Next Contents Previous

C. Inflation and dark energy

The negative active gravitational mass density associated with a positive cosmological constant is an early precursor of the inflation picture of the early universe; inflation in turn is one precursor of the idea that Lambda might generalize into evolving dark energy.

To begin, we review some aspects of causal relations between events in spacetime. Neglecting space curvature, a light ray moves proper distance dl = a(t) dx = dt in time interval dt, so the integrated coordinate displacement is

Equation 26 (26)

If OmegaLambda0 = 0 this integral converges in the past -- we see distant galaxies that at the time of observation cannot have seen us since the singular start of expansion at a = 0. This "particle horizon problem" is curious: how could distant galaxies in different directions in the sky know to look so similar? The inflation idea is that in the early universe the expansion history approximates that of de Sitter's (1917) solution to Einstein's field equation for Lambda > 0 and Tµnu = 0 in Eq. (20). We can choose the coordinate labels in this de Sitter spacetime so space curvature vanishes. Then Eqs. (11) and (12) say the expansion parameter is

Equation 27 (27)

where HLambda is a constant. As one sees by working the integral in Eq. (26), here everyone can have seen everyone else in the past. The details need not concern us; for the following discussion two concepts are important. First, the early universe acts like an approximation to de Sitter's solution because it is dominated by a large effective cosmological "constant", or dark energy density. Second, the dark energy is modeled as that of a near homogeneous field, Phi.

In this scalar field model, motivated by grand unified models of very high energy particle physics, the action of the real scalar field, Phi (in units chosen so Planck's constant hbar is unity) is

Equation 28 (28)

The potential energy density V is a function of the field Phi, and g is the determinant of the metric tensor. When the field is spatially homogeneous (in the line element of Eq. [15]), and space curvature may be neglected, the field equation is

Equation 29 (29)

The stress-energy tensor of this homogeneous field is diagonal (in the rest frame of an observer moving so the universe is seen to be isotropic), with time and space parts along the diagonal

Equation 30 (30)

If the scalar field varies slowly in time, so that dot{Phi}2 << V, the field energy approximates the effect of Einstein's cosmological constant, with pPhi appeq - rhoPhi.

The inflation picture assumes the near exponential expansion of Eq. (27) in the early universe lasts long enough that every bit of the present observable universe has seen every other bit, and presumably has discovered how to relax to almost exact homogeneity. The field Phi may then start varying rapidly enough to produce the entropy of our universe, and the field or the entropy may produce the baryons, leaving rhoPhi small or zero. But one can imagine the late time evolution of rhoPhi is slow. If slower than the evolution in the mass density in matter, there comes a time when rhoPhi again dominates, and the universe appears to have a cosmological constant.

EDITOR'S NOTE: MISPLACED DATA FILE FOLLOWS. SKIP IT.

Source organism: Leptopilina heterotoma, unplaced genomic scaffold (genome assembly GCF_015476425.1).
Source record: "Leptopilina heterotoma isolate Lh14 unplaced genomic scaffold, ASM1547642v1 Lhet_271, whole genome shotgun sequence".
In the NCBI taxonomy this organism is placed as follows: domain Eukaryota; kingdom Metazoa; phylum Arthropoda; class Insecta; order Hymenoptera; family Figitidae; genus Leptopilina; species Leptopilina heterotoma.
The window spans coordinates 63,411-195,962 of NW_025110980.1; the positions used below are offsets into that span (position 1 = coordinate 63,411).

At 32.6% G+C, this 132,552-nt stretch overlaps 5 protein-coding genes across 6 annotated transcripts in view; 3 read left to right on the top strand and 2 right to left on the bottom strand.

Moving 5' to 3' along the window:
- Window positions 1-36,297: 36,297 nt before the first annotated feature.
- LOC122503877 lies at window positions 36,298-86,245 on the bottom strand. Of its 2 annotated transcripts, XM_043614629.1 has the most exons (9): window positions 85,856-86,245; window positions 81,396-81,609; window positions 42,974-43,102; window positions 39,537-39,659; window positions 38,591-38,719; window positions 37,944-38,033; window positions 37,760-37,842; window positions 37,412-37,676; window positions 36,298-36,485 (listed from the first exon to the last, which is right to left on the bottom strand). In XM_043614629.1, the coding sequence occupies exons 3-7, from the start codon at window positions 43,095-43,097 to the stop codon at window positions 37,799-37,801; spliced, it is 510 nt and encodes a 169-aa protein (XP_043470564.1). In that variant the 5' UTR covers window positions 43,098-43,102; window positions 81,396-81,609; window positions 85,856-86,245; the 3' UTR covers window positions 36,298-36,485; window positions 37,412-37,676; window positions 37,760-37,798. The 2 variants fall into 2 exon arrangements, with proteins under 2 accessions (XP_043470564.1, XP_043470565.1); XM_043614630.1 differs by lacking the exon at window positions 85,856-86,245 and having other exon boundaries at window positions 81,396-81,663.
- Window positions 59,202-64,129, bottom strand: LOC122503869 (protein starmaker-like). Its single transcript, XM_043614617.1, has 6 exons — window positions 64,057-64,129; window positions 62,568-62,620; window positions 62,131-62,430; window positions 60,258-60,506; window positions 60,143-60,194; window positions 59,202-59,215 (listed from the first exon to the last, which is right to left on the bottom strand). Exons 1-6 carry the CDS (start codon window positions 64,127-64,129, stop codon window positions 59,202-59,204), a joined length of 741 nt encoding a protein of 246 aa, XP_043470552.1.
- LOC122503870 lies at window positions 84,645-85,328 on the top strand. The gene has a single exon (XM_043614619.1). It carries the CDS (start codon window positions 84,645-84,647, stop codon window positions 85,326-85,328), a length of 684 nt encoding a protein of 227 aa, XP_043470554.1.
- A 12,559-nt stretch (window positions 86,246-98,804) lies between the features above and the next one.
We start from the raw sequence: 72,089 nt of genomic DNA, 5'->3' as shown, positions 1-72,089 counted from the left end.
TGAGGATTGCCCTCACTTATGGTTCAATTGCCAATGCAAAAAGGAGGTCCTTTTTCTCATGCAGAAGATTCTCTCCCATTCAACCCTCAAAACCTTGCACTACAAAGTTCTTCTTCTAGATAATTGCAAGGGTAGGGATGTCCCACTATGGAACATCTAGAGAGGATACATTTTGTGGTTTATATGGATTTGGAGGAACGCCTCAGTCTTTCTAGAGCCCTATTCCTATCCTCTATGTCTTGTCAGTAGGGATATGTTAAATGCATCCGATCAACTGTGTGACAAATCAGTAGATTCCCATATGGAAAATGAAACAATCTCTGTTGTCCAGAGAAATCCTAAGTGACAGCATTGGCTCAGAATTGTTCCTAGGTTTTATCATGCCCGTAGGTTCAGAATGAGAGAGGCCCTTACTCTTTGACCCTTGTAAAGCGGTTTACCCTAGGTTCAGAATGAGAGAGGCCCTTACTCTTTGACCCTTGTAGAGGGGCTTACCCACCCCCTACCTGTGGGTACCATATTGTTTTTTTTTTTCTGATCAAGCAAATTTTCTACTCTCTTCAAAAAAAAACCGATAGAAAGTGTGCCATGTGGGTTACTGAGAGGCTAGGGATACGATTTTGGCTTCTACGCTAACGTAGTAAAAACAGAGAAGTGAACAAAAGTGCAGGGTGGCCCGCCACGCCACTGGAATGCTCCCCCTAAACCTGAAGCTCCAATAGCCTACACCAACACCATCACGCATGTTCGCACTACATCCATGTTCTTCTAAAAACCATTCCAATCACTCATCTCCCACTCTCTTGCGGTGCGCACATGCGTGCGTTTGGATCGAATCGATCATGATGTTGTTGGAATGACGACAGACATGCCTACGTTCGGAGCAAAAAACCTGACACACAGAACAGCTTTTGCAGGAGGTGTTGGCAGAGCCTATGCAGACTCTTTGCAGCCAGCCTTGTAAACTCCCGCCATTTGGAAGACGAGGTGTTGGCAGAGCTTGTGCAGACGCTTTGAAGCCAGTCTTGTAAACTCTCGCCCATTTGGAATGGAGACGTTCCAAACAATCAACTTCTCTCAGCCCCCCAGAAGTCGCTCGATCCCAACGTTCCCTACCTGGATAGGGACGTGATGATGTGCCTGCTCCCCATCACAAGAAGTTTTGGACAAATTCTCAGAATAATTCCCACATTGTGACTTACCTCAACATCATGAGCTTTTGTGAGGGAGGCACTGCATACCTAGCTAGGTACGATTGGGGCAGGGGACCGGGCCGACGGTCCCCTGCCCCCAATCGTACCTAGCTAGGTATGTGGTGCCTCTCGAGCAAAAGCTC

A model for this late time evolution assumes a potential of the form

Equation 31 (31)

where the constant kappa has dimensions of mass raised to the power alpha + 4. For simplicity let us suppose the universe after inflation but at high redshift is dominated by matter or radiation, with mass density rho, that drives power law expansion, a propto tn. Then the power law solution to the field equation (29) with the potential in Eq. (31) is

Equation 32 (32)

and the ratio of the mass densities in the scalar field and in matter or radiation is

Equation 33 (33)

In the limit where the parameter alpha approaches zero, rhoPhi is constant, and this model is equivalent to Einstein's Lambda.

When alpha > 0 the field Phi in this model grows arbitrarily large at large time, so rhoPhi -> 0, and the universe approaches the Minkowskian spacetime of special relativity. This is within a simple model, of course. It is easy to imagine that in other models rhoPhi approaches a constant positive value at large time, and spacetime approaches the de Sitter solution, or rhoPhi passes through zero and becomes negative, causing spacetime to collapse to a Big Crunch.

The power law model with alpha > 0 has two properties that seem desirable. First, the solution in Eq. (32) is said to be an attractor (Ratra and Peebles, 1988) or tracker (Steinhardt, Wang, and Zlatev, 1999), meaning it is the asymptotic solution for a broad range of initial conditions at high redshift. That includes relaxation to a near homogeneous energy distribution even when gravity has collected the other matter into nonrelativistic clumps. Second, the energy density in the attractor solution decreases less rapidly than that of matter and radiation. This allows us to realize the scenario: after inflation but at high redshift the field energy density rhoPhi is small so it does not disturb the standard model for the origin of the light elements, but eventually rhoPhi dominates and the universe acts as if it had a cosmological constant, but one that varies slowly with position and time. We comment on details of this model in Sec III.E.

Next Contents Previous